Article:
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B'Town Max: America's Tolerance Towards Drugs And Alcohol

The author shares his experiences in the 1950's and 1960's with drugs and alcohol in Bronxville, relating it to the present in light of Whitney Houston's death.

 

It’s a tragic story. One that has repeated itself time and again, the main stream media refuses to tell truth and take a stand. Even members of Congress believe drugs should be legalized. This weeping media preponderance of idolized sainthood of Whitney Houston’s suicide is an insult to the population that has a mind left.

Ms. Houston took a .38 to her head, spinning the barrel until a round finally chambered and fired. She played this deadly game for over twenty years. I was a fan of her music but I don’t have pity for the singer in the least.

In fact, my opinion is she was a bad example for the youth of this country for obvious reasons and simply; she sent a message that despite fame, fortune and glamour, anyone can get high and get away with it for a period of time.

I know what I am talking about, having abused drugs and alcohol myself for years and the price I had to pay; a life time of cleaning up the ruin I alone brought on myself.

Abuse will leave you and your family shattered. I ain’t just whistling Dixie youngin’s.

I am a post war prodigy that was raised in B’Town in the late 50’s and 60’s. The culture had a tolerance for alcohol. As a youth I watch my peers, teachers and parents getting hammered on a regular basis.

I witnessed a friend's wedding, where two parents passed out from their chairs and went down with a thud; nobody considered it unusual.

Rather, the horrific sight gave the impression that they just had too much fun on that particular night. Believe me I pulled my own alcohol horror shows, I am not without sin here.

As a student at Bronxville High School I learned reading, writing, arithmatic and how to drink.

I can also boast that I was the worst student of the school and my only mission was to have fun. I majored in teacher keg parking lot parties every Friday and Saturday night and received more then a passing grade for my endeavors. 

Hell, the police tapped our kegs a handful of times and their strategy was they had the all miscreants enclosed and they weren’t driving anywhere. Remember the New York State drinking law back then was 18 and DUI was an invention of the late 70’s.

On a related matter, anyone who thinks that pot is not a gateway drug should have their head gear checked or at least have their mind sent out for cleaning and pressing.

I’m told that the pot currently on the street is twice as potent then my day. I gave up pot because it gave anxiety attacks. I moved on to diet pills and eventually cocaine and with my life in shatters, I sought help.

This administration appears unconcerned with the Mexican Drug pipeline over the border for political reasons,which is simply deplorable.  I know how to stem the wave of drugs coming over the boarder and some lefties will hate it.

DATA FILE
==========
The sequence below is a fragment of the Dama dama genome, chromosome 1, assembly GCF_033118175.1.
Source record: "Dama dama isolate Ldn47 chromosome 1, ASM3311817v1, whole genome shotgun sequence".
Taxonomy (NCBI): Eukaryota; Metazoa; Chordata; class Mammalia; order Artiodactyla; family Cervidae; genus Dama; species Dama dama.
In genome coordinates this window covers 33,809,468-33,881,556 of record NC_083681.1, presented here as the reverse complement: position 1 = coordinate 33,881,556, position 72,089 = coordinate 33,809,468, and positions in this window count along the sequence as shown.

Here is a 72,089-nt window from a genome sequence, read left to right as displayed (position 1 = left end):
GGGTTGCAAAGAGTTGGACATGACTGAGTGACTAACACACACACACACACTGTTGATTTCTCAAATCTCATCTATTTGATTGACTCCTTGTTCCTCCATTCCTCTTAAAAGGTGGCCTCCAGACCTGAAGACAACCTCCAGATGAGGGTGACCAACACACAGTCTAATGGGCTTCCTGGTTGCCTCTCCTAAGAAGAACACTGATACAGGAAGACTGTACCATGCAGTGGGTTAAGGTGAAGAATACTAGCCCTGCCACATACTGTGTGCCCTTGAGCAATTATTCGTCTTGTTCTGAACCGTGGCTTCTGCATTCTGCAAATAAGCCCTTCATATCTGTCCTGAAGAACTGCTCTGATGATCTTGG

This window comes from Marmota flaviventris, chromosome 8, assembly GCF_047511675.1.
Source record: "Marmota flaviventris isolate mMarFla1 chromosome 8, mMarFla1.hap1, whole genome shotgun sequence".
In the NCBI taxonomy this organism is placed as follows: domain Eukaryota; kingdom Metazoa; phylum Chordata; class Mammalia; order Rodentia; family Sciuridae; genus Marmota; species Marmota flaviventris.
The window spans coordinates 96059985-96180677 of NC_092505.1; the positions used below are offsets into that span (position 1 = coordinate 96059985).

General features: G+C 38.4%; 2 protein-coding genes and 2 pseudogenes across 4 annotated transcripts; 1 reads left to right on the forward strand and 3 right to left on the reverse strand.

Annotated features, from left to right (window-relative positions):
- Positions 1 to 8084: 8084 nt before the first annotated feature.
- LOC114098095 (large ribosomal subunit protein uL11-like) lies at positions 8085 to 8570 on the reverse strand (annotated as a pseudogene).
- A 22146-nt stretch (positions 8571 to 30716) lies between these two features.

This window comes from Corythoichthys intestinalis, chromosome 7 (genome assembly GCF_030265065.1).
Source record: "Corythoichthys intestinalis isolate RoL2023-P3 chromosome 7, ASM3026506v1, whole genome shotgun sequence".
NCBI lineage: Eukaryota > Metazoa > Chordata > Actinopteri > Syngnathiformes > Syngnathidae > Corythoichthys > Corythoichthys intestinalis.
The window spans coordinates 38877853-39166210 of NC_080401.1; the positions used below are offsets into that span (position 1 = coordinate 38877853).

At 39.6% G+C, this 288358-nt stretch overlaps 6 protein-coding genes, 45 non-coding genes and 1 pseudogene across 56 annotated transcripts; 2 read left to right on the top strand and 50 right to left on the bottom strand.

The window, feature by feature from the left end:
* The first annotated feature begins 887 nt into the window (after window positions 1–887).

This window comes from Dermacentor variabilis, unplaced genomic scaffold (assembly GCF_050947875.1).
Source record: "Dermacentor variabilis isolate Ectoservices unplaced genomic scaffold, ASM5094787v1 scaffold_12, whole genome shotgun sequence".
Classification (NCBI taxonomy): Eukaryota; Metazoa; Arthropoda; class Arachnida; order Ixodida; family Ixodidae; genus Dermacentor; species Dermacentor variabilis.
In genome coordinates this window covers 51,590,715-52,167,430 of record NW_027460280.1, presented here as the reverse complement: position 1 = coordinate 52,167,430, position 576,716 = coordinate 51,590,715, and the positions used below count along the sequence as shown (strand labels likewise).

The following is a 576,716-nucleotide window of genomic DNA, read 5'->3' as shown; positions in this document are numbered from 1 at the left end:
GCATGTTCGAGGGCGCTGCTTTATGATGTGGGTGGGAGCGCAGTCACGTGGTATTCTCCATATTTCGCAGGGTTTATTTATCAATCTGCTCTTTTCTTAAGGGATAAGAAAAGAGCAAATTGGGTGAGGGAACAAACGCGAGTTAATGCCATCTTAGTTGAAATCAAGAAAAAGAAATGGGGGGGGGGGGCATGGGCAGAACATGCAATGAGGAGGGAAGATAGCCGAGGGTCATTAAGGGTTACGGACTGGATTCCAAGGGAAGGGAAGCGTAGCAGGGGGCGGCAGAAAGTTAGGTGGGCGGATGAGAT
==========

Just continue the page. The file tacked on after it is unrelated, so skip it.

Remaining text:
Build the fence; bury claymores for 500 yards leading from the barrier on US soil and authorize both agents and military to shoot any illegal that makes it through the obstacles. 

The Administration has again failed to protect the citizens of this country.

Any young person who reads this should take heed. Drugs will not enhance your life it will trash it. This is advice from someone who knows. Do what you want, but remember I warned you...

Lene Watson February 21, 2012 at 03:48 PM
Very good! Hope some "youngins' read this!
Josh Semendoff February 21, 2012 at 04:08 PM
What exactly is the age cut-off to be a youngin'? I often find that it is more of historical context than age. Even a 40 year-old can be a "youngin'" if they are talking with an 80-year-old and not being able to recall something from the 1950s.
jeannette flood February 21, 2012 at 11:18 PM
Hopefully the teachers will use this article in their classes. Alcoholism was almost the norm in the 50-60's. Education is important. Bronxville didn't teach us how to avoid peer pressure nor how to have self esteem. These skills will help students make some wiser choices. There is a solution for problem drinking-educate Bronxville.
Josh Semendoff February 22, 2012 at 12:08 PM
To be fair to teachers though, I also think it is an important lesson to learn at home as well. now yes, many homes are not going to provide lessons on peer-pressure and drinking if members of the home are drinking themselves, but the best case scenario for kids would be a combination of home and school education on drugs and alcohol.
Callen February 23, 2012 at 08:17 PM
I feel the same about Whitney; no sympathy. She accidentally killed herself.

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